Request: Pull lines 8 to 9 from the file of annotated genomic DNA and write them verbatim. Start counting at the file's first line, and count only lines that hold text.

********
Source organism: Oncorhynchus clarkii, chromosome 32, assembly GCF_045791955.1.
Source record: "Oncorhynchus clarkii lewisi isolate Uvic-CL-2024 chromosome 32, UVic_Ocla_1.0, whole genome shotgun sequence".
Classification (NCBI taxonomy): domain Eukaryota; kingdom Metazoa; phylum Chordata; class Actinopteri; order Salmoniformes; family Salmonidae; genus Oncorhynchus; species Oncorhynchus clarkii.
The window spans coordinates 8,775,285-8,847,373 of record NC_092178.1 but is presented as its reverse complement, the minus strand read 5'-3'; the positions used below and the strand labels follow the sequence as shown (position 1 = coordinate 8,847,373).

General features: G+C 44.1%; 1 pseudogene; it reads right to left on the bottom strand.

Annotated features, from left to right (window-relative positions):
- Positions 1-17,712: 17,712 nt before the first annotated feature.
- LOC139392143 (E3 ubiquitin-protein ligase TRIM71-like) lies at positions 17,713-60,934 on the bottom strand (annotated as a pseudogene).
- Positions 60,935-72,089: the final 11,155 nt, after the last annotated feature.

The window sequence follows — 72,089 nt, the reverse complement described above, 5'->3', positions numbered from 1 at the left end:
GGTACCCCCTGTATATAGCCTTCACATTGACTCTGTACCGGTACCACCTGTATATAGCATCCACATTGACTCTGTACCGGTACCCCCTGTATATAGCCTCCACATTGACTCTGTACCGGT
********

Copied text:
- LOC139392143 (E3 ubiquitin-protein ligase TRIM71-like) lies at positions 17,713-60,934 on the bottom strand (annotated as a pseudogene).
- Positions 60,935-72,089: the final 11,155 nt, after the last annotated feature.